Reviewed by: Martin Gray

Call the religious right, it's true, gays can be turned straight! It wasn't electroshock treatment that did for me, it was Marky Mark Wahlberg and his massive weapons.

For make no mistake, this is a manly film. Grrrr. Raargh. From start to finish, there's no problem that can't be sorted with a big enough bullet and a slow-motion walk into the foreground (there are no sunsets here, if the sky is orange, that's an explosion). That's not beer in the Marky Mark fridge, it's testosterone. And he's going to share it with you.

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And his dog. Marky Mark's character, the splendidly named (if you're a Hillbilly) Bob Lee Swagger, loves two things - his country and his dog. Take either away and you're looking to get ventilated. The guys doing the taking in this action adventure are led by military man Danny Glover, who's left his acting chops at home along with his teeth. He whispers and growls his way through the film as the master manipulator who frames Swagger for the death of an Ethiopian bishop, suposedly during an assassination attempt on the president.

This makes the gung-ho Swagger mad, so what's a manly fellow to do but enlist the aid of his late partner's wife and a rookie FBI agent to take down the bad eggs? OK, so it takes half an hour to turn nervy g-man Nick Memphis (ooh, macho name) into a sharpshooting maverick, and the widow Sarah (Kate Mara) nearly distracts him with her oh-so-kissable lips, but together they are beautiful.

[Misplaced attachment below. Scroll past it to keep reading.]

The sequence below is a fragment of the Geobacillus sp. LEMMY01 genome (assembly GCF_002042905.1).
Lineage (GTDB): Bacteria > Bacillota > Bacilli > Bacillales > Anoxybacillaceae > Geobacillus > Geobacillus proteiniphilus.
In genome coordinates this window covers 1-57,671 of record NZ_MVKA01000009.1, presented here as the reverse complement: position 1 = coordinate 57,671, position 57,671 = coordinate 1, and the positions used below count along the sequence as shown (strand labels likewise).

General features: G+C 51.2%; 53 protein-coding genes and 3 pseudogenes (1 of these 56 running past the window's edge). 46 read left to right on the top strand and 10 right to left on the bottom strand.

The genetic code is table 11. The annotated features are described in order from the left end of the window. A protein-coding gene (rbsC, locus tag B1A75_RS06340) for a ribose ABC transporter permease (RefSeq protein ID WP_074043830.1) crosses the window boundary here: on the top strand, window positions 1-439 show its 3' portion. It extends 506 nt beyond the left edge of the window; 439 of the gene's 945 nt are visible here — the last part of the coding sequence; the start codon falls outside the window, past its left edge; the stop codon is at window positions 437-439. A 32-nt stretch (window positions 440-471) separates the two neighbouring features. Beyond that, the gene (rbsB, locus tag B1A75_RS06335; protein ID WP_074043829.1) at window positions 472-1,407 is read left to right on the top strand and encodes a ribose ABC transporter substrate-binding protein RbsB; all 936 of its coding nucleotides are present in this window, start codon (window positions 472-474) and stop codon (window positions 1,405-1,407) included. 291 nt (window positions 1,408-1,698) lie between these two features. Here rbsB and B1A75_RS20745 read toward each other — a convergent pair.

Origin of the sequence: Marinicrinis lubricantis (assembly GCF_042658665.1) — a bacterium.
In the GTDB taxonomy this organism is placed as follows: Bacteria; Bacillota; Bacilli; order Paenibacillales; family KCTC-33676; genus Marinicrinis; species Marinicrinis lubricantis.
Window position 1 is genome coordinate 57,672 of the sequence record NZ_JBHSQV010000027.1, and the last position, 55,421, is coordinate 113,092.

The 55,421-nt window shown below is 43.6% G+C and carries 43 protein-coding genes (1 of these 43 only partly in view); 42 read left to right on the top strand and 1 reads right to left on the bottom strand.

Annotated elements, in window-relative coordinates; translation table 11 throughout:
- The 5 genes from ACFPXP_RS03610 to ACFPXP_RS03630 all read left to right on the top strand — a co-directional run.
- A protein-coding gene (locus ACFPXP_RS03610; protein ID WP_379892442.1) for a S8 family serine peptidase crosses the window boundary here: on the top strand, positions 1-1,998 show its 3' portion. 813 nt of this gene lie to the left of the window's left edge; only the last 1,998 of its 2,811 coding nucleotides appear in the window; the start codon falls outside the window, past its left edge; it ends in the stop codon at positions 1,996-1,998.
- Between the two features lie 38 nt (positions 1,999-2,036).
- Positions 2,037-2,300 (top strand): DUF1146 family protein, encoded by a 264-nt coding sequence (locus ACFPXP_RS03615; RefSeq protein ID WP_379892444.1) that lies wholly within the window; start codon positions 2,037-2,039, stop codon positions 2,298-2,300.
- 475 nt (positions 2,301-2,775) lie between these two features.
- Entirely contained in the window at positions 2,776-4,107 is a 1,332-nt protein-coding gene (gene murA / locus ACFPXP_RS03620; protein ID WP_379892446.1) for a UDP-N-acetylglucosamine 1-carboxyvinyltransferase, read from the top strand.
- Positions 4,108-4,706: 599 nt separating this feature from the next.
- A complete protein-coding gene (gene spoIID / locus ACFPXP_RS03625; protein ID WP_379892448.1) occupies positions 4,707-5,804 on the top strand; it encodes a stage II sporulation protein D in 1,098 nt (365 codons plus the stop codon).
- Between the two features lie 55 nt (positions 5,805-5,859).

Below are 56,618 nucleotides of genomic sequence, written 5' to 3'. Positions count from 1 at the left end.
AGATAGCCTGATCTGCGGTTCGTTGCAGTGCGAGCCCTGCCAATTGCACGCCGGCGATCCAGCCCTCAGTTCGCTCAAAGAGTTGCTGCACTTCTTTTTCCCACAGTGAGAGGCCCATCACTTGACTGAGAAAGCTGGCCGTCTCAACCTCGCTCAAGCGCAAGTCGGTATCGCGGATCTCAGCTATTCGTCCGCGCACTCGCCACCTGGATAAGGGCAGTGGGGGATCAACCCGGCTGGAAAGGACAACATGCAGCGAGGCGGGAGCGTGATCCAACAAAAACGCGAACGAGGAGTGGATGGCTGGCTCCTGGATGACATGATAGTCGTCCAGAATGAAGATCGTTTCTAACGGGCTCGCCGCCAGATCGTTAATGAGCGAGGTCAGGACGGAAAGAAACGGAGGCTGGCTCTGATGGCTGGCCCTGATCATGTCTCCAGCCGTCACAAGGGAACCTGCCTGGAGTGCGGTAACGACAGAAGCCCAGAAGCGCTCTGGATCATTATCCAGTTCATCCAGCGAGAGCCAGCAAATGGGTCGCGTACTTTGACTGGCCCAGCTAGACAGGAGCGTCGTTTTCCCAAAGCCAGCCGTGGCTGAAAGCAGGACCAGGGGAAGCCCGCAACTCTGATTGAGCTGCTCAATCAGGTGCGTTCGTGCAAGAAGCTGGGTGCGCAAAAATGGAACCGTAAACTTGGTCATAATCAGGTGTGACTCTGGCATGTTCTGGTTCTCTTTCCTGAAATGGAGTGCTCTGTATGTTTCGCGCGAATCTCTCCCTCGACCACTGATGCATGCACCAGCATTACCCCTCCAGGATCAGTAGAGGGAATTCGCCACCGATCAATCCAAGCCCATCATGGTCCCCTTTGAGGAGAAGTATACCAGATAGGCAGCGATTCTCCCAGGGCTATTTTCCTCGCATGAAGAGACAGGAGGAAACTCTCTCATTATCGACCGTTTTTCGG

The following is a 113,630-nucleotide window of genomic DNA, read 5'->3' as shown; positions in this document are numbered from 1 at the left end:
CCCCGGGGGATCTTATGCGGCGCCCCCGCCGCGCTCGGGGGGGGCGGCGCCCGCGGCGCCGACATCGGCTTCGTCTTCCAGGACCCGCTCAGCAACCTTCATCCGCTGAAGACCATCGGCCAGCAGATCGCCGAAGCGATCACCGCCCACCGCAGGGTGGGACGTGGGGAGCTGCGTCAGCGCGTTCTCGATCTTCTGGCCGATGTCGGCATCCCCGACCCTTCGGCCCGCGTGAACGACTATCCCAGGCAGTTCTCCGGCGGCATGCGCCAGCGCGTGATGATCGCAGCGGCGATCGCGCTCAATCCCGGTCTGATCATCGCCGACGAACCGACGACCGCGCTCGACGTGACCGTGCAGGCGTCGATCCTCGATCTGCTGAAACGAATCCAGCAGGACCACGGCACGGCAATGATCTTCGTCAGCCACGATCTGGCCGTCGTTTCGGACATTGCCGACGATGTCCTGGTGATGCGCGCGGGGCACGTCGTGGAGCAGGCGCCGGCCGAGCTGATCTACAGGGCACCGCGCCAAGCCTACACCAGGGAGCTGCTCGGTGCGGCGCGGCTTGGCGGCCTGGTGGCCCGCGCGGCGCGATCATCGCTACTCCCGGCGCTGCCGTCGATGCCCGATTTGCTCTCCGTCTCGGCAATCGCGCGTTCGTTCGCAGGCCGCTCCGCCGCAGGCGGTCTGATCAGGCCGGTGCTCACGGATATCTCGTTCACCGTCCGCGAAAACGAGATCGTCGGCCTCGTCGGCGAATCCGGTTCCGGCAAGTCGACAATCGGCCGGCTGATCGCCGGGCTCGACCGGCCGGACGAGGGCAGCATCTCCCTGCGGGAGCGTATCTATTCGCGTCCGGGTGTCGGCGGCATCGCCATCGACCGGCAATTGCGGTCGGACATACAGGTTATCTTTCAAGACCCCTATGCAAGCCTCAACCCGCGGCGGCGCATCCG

In am earthly personification of destruction, sort of way. Which isn't to say this isn't an entertaining watch in a big and stoopid way, but it could have been more. There are flashes of intelligence, moments when it seems a clever thriller is waiting to break out, but what critiques of US foreign policy there are are quickly shoved off stage as soon as they've motivated the next big fight scene.

Wahlberg is faultless, providing exactly the solid centre the film needs. The first half an hour veers terribly close to Team America territory (remember puppet Gary, whose power of acting was the only thing that could save the world?) but Marky Mark plays it so very straight that you buy into his situation. He obviously has a brain in his head - when did Rambo ever display a knowledge of advanced trig? - but is never so intelligent that the juggernaut of a plot is derailed. And the camera is more interested in his chiselled body, third nipple and all. Michael Pena is immensely appealling as the last idealist in the FBI, a big puppy dog of a fellow. But the hissing, foot-stamping Glover is pure pantomime. Oh yes he is.

The direction by Training Day's Antoine Fuqua is solid, the cinematography pretty (oops, that's not a very manly way to describe it . . . it was, let's say, inspiring, especially in a credit sequence sweep over 'Ethiopia') and the soundtrack is apparently inspired by Eurovovision - well, BOOM! BANG! A-BANG! is all I remember, anyway.

This is Saturday night popcorn stuff - very loud popcorn stuff. Don't look for sense, just sequels.

Now, where's my beer and women?

Reviewed on: 27 Mar 2007
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A disgruntled ex-US marine fights a conspiracy at the heart of government. With guns. Big guns.
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Director: Antoine Fuqua

Writer: Jonathan Lemkin

Starring: Mark Wahlberg, Michael Peña, Danny Glover, Kate Mara, Elias Koteas, Rhona Mitra, Jonathan Walker, Justin Louis, Tate Donovan, Rade Serbedzija, Alan C. Peterson

Year: 2007

Runtime: 124 minutes

BBFC: 15 - Age Restricted

Country: USA


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